Guest column

Houston primed for opportunity within the tech inversion caused by the pandemic

Just like Hurricane Harvey, COVID-19 is causing Houstonians to rethink how they operate — and that tech and innovation inversion is opening the door to new opportunities. Photo via Getty Images

For has long as I can remember, I had to live near water. That's why I moved to Houston. Recently, new neighbors moved next door from the downtown Galleria area. They loved it there until coronavirus turned shopping habits into stay-at-home habits. The experience led them to recognize they could do just fine without the Galleria-area routine, pivoting instead to a maritime lifestyle.

Could COVID-19 be triggering an inversion paradigm? An inversion paradigm puts needs first rather than product first. We have experienced many historic technology inversions. Remember when our televisions were air-wave dependent and telephones were tethered to the wall? Because the need evolved for a phone that was mobile, today our TV's are wired, and our telephones are untethered.

This technology inversion fundamentally found its way to the individual consumer and transformed entire industries. Houston businesses are responding to a rare COVID-19-induced disruption. Inversions are rare, but when they occur, opportunity follows.

Large infrastructure challenges are normally led by bureaucratic funding processes that result in productized solutions. Hurricane Harvey was a wake-up call to take decisive action to protect decades of private and public investment against future flood events. It was an analogue to removing the board with the nail in it from the driveway to avoid endless tire repairs.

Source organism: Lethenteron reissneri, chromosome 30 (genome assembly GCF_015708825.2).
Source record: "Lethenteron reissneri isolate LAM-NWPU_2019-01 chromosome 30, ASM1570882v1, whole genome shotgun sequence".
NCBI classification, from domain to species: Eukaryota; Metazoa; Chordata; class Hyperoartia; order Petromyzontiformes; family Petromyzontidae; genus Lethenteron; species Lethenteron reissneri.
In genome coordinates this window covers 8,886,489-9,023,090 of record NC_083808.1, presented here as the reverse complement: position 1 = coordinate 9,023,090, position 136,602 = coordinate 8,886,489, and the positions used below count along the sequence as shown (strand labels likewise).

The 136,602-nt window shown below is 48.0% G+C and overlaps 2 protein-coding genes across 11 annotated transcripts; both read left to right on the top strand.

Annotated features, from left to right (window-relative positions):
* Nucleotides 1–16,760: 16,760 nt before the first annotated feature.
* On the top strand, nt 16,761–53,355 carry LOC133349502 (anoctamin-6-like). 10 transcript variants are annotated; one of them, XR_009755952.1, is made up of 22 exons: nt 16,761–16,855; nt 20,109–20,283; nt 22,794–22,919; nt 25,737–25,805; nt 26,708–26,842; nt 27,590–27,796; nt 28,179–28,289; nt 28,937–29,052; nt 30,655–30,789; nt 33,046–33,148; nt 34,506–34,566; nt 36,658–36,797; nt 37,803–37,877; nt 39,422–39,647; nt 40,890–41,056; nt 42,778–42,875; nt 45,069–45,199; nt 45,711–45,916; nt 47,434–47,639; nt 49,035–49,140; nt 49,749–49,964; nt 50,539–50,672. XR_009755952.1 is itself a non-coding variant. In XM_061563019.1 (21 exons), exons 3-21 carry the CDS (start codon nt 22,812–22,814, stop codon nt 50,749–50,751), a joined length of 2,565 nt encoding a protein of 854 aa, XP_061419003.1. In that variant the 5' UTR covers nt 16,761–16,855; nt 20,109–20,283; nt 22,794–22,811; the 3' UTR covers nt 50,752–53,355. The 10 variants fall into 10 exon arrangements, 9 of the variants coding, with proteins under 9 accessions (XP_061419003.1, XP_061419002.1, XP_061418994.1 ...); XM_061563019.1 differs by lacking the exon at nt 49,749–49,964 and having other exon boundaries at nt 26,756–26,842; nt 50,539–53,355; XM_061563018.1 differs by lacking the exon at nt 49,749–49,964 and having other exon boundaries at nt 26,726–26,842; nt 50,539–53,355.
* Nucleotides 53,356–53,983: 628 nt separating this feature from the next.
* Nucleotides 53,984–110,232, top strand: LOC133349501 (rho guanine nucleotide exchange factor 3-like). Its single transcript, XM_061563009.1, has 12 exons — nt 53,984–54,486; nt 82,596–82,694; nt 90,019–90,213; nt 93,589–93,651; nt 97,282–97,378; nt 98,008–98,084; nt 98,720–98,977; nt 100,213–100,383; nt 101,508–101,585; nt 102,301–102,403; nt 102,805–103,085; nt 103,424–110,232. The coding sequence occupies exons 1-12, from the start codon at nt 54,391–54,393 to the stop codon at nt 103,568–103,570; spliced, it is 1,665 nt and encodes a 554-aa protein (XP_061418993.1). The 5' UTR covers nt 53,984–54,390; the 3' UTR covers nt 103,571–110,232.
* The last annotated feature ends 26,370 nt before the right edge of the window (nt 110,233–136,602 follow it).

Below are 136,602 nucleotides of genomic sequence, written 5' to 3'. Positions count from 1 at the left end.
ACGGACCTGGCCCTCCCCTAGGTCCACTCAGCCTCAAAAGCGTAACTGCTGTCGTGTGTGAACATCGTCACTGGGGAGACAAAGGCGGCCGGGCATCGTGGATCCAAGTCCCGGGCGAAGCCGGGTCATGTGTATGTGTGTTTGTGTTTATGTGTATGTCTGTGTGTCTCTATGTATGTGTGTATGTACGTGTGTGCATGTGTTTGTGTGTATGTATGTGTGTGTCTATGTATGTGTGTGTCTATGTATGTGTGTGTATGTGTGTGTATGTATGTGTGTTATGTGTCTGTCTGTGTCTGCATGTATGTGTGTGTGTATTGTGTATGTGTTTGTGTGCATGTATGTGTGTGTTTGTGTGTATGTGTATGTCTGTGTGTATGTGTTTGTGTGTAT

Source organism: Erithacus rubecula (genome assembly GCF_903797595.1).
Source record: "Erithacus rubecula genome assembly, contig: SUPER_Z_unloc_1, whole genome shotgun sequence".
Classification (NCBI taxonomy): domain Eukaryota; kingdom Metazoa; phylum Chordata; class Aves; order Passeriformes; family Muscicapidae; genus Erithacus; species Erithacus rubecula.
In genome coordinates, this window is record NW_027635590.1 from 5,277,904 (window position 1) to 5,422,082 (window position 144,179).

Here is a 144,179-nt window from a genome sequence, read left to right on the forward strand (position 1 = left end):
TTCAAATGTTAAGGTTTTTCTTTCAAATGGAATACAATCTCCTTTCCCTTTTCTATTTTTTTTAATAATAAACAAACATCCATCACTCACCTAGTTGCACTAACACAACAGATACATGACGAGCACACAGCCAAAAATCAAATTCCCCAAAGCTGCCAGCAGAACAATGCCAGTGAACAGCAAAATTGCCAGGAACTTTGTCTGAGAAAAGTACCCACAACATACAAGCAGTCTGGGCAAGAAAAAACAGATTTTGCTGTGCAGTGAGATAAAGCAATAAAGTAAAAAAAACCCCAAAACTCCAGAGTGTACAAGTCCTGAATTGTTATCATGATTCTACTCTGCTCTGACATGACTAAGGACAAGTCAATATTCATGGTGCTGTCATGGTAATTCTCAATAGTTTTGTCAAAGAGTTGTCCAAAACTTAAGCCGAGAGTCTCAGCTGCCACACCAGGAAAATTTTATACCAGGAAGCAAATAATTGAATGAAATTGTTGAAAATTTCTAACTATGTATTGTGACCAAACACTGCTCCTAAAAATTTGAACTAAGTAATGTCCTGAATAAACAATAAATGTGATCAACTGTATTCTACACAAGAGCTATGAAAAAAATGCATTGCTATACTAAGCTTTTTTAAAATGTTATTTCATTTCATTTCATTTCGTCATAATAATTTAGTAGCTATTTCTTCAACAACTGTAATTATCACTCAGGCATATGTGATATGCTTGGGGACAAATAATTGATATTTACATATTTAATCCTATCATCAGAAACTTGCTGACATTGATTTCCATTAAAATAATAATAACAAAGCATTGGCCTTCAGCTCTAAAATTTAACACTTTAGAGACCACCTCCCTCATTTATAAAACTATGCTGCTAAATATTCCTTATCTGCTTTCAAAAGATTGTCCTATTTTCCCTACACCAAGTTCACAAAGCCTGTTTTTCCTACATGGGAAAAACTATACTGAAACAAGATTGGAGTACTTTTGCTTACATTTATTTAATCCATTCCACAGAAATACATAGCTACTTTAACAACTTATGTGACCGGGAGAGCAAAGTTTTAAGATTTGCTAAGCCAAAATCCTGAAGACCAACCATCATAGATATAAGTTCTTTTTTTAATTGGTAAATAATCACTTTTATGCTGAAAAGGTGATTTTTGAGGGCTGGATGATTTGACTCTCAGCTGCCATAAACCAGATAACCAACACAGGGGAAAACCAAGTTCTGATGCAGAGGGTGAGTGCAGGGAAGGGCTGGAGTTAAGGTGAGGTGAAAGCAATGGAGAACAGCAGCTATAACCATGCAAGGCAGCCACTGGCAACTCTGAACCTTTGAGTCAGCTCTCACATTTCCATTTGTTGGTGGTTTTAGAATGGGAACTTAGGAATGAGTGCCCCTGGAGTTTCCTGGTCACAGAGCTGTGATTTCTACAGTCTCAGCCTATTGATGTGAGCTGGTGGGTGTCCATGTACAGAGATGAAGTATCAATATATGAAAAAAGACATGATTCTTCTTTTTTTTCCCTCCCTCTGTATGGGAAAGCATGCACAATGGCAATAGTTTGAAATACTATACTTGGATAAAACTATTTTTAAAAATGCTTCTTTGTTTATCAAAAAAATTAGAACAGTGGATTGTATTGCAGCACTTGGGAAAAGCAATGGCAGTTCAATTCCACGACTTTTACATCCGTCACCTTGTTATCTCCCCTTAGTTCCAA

Now, Houston's resilience infrastructure is going through a Hurricane Harvey-induced inversion. The fundamental approach to water management is experiencing a historic reversal which focuses on need rather than a response cycle. Largely dependent on surface run-off systems, Houston experienced a river running through it during Hurricane Harvey. In response, studies and projects are underway to consider a major underground storm drainage system. Water management is fundamentally changing to move stormwater from above ground to below grade, while domestic water is moving away from underground sources to surface supplies, such as lakes. These programs reduce threats to downtown, allowing urbanism and businesses to flourish, simply by addressing a human need in lieu of building another drainage product.

Fortunately for the Houston economy, pre-COVID, quasi-inversion programs already in place to address mobility needs, such as the $7.5 billion METRONext program and $4.8 billion for flood control essentials, are injecting billions of dollars into the local economy. At the federal level, future stimulus funding designed to address infrastructure needs and the economic impact of Coronavirus are likely to follow next year. Consequently, the current Hurricane Harvey, COVID-19 inversion could position Houston to rebound from a time of trial reimagining what a next generation city in the modern age should look like.

Graphic courtesy of AECOM

In fact, infrastructure programs have a long history of creating sustainable jobs and transforming cities. Did you know the River Walk in San Antonio, a downtown centerpiece that thrives today and contributes to thousands of job opportunities, was a construction project born during the Great Depression to address a disastrous flood occurring in the early 1920s? San Antonio architect Robert H. H. Hugman was elected to address a need to save lives and reimagine San Antonio's downtown. The city was altered forever by creating a flood resilience infrastructure that also transformed its city center into a civic gathering place that made San Antonio one of the largest destination cities in Texas.